Editor/Director Courtney Ware got her start in the industry as a PA, quickly working her way up to producer before her 21st birthday. After her directorial debut on Sunny in the Dark, she realized a pivot away from producing and into storytelling was in her future, and she got started on being an editor in between directing jobs. The first film to bring her to Sundance was Never Goin’ Back, and she’s back at the festival this year with Light From Light. Creative COW Manager Editor Kylee Peña speaks to Courtney about how her work in each role informs the other, and making her way in the film community from her base in Dallas.
Cutting Honey Boy: Mónica Salazar on Editing The Sundance Hit
One of the most anticipated films at the 2019 Sundance Film Festival, and one of the first features acclaimed as a hit when it premiered, Honey Boy is a semi-autobiographical story penned by actor Shia LaBeouf that spans a decade in the life of a child actor. It’s also the first feature film cut by editor Mónica Salazar, a Mexican immigrant whose story starts with a VCR in Monterrey and a dream to one day land at Pixar. She'd never even heard of USC Film School when friends first encouraged her to transfer in a story of hard work, collaboration, and mentorship.
Tips For Flying Drones In Cold Weather with Dirk Dallas
Dirk Dallas of "From Where I Drone" shares a bunch of hard-won, real-world tips for flying your drone in cold conditions. He talks about ways to keep your batteries warm, things to look for to prevent drone failure, and his favorite accessories for tackling the cold weather as a drone pilot.
Editing SyFy: Editor Shiran Amir on Rejecting Rejection
When talking about her career path, you get the immediate sense that rejection isn’t a “no” for Shiran Amir. There’s never been an obstacle that’s kept her from living her dream. From editing engine maintainence videos for the Israeli Air Force to assistant-editing local celebrity news, she packed up, moved to Hollywood, and kept doing whatever it took to reach her goal of editing scripted TV and film, experiencing lots of rejection along the way. "Reject rejection!" isn't just her advice. It's what she had to do herself, and in this remarkable story, she takes you on a journey that could be like yours if you reject rejection too.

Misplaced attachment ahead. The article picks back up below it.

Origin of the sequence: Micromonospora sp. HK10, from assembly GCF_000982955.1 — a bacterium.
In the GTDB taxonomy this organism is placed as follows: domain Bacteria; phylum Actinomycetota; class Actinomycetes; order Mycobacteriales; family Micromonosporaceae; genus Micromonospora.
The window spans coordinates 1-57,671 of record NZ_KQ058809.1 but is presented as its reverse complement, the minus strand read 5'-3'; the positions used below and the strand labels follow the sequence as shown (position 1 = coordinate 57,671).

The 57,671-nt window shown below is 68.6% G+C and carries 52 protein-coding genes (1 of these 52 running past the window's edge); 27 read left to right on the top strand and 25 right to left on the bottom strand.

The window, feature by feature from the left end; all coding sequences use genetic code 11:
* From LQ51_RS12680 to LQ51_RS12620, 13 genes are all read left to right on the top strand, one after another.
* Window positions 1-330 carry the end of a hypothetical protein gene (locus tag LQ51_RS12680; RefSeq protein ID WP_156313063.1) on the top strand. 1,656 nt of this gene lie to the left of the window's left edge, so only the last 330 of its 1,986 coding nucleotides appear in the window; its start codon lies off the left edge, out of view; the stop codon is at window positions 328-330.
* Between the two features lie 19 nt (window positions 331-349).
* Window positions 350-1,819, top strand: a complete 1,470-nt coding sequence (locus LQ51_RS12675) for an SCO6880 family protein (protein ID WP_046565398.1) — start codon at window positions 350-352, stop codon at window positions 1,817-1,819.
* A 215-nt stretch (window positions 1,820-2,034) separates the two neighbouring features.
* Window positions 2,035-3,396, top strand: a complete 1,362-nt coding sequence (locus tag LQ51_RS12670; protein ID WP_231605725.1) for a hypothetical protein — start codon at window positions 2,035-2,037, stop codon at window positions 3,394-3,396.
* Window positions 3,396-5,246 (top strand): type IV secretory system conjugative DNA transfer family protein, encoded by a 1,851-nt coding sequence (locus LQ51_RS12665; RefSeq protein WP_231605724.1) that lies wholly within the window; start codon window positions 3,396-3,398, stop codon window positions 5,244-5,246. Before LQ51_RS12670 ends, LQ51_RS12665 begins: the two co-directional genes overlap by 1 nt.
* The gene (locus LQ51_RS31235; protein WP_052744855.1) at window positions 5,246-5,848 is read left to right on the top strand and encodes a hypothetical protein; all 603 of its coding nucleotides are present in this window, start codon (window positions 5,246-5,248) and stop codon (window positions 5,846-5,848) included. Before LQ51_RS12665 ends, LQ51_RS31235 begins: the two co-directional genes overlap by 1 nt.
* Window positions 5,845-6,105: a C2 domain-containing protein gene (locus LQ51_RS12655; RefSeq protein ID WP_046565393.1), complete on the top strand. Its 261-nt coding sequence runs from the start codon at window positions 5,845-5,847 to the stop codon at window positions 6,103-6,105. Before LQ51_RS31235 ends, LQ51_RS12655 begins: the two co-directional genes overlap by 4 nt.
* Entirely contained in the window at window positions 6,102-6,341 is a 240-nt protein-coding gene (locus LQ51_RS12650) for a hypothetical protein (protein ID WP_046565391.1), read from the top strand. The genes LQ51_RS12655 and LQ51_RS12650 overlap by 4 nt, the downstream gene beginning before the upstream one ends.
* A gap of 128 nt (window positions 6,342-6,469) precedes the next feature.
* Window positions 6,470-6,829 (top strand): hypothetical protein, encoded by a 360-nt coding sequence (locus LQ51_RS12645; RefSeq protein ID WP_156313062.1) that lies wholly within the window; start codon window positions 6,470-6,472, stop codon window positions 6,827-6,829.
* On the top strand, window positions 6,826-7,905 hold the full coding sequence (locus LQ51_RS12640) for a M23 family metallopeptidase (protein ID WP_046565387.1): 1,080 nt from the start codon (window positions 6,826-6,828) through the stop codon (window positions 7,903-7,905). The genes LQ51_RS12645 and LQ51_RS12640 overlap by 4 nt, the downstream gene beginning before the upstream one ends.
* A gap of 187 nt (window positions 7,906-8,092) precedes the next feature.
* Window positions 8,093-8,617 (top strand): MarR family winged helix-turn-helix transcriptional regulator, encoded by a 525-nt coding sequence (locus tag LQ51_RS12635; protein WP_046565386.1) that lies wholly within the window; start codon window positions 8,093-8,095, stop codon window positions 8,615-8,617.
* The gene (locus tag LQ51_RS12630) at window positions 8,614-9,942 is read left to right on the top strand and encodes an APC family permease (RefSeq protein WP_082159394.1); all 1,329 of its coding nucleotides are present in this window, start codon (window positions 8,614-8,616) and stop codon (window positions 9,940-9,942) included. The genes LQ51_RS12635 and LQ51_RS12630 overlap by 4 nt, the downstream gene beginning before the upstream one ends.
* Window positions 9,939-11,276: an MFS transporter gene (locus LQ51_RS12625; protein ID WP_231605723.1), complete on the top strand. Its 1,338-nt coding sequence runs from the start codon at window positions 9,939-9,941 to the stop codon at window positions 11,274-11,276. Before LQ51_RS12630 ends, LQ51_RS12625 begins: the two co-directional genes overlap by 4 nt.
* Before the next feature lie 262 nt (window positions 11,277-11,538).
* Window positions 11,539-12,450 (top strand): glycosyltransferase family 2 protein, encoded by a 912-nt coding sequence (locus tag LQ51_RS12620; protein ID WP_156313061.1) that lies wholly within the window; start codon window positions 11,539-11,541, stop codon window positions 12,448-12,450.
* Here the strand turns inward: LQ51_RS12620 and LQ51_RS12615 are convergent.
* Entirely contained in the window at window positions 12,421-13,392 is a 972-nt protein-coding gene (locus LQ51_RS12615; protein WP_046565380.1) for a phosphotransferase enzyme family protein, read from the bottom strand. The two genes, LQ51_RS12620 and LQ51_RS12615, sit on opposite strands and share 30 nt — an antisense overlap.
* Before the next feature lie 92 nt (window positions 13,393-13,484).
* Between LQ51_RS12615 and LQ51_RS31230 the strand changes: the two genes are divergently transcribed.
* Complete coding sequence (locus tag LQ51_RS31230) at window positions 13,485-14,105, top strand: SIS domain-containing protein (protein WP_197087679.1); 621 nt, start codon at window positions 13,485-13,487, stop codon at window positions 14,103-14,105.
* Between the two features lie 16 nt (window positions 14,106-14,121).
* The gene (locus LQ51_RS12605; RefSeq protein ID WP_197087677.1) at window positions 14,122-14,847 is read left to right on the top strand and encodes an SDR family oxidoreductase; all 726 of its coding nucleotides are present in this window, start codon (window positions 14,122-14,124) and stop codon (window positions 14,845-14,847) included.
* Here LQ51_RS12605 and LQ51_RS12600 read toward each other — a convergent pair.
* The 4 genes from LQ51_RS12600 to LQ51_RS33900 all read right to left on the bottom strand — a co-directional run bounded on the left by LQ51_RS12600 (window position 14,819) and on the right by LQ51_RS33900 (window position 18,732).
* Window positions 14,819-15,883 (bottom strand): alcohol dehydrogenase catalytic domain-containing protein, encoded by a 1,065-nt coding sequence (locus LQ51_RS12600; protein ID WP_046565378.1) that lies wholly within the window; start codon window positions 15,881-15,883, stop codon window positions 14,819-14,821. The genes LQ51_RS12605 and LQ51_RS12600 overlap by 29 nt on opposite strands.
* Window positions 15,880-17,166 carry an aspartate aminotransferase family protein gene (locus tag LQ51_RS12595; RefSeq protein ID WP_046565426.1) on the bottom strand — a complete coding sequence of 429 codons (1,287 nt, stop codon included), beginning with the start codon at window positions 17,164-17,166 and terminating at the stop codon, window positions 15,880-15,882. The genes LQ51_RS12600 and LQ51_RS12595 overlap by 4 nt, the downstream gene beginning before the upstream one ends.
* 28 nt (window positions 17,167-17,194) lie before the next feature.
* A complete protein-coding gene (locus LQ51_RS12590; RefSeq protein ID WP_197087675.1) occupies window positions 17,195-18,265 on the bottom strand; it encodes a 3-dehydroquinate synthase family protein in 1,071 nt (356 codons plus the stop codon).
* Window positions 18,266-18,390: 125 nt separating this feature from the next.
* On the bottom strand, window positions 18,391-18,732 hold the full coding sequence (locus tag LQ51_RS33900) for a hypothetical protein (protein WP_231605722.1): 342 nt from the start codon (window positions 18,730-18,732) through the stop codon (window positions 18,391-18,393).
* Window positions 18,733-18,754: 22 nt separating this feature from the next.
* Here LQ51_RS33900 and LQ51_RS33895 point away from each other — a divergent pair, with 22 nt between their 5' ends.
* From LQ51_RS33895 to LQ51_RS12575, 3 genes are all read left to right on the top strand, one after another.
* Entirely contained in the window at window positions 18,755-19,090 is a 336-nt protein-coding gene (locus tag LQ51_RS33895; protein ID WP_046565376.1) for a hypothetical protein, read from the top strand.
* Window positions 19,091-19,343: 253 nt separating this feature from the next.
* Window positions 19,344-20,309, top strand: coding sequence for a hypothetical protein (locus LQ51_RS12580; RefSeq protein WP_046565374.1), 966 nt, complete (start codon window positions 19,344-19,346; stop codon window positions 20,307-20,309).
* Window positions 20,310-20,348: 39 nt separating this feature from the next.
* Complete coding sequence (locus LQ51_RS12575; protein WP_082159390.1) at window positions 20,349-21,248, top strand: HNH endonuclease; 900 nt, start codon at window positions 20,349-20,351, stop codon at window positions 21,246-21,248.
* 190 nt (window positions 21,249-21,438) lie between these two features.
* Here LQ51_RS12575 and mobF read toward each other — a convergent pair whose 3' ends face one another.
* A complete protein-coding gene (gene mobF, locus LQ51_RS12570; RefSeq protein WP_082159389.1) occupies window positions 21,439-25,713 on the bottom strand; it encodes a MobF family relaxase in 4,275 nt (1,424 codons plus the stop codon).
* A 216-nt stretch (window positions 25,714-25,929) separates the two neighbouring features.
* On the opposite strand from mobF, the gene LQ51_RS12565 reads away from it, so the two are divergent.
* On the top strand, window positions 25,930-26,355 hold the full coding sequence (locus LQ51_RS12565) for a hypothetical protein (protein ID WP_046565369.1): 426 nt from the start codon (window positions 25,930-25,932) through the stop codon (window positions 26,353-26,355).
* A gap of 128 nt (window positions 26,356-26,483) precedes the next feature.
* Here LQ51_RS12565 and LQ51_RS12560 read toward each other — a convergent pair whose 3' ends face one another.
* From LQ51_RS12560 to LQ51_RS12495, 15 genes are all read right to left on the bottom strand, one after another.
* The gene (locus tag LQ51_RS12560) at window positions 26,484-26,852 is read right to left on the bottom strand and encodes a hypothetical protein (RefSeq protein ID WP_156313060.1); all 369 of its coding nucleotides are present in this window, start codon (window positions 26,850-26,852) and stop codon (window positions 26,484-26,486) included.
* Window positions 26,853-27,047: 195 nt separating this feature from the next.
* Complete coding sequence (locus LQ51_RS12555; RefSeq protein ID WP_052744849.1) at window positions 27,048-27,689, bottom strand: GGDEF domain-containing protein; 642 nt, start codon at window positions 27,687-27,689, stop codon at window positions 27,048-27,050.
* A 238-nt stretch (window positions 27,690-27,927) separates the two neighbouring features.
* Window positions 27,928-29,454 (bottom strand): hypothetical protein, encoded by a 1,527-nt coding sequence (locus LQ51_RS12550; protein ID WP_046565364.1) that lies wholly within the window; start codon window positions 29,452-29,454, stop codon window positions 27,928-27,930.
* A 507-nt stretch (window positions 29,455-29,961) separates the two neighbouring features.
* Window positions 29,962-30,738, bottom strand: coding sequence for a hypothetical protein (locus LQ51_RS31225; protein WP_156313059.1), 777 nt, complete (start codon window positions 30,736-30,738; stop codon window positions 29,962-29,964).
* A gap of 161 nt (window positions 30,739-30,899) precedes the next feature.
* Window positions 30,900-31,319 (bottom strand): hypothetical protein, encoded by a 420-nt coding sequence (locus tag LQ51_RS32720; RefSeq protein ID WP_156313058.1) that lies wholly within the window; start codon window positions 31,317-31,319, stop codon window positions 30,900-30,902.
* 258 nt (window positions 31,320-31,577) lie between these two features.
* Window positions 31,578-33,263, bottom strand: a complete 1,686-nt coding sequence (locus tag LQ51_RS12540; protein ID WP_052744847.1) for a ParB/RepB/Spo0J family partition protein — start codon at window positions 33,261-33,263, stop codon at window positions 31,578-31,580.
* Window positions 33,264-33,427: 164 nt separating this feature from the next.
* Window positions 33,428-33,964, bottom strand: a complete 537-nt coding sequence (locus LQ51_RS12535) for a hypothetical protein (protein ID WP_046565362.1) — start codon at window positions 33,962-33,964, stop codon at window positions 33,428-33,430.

Blackmagic Design Announces Advanced New Blackmagic RAW Codec
Blackmagic Design has introduced the public beta of Blackmagic RAW, a new and very modern codec that combines the quality and benefits of RAW with the ease of use, speed and file sizes of traditional video formats. Blackmagic RAW is a more intelligent format that gives customers stunning images, incredible performance, cross platform support and a free developer SDK.
NVIDIA's realtime raytracing premieres at SIGGRAPH 2018
Highlights include: Photorealistic, interactive car rendering. Real-time ray tracing on a single GPU. Advanced rendering for games & film. Cornell Box ??" Turn to this tested graphics teaching tool to see how Turing uses ray tracing to deliver complex effects ??" ranging from diffused reflection to refractions to caustics to global illumination ??" with stunning photorealism. Ray-traced global illumination. New Autodesk Arnold with GPU acceleration, this demo lets you see the benefits of Quadro RTX GPUs for both content creation and final frame rendering for feature film.
Feature, People / Interview, Business
The Ultimate Guide to Flying Drones with Dirk Dallas
Join filmmaker, photographer, educator, and drone pilot Dirk Dallas of "From Where I Drone" for this comprehensive guide to getting started, and getting really good, with flying drones. His practical advice covers preparation, calibration, and exercises to master for control of both your drone and its camera.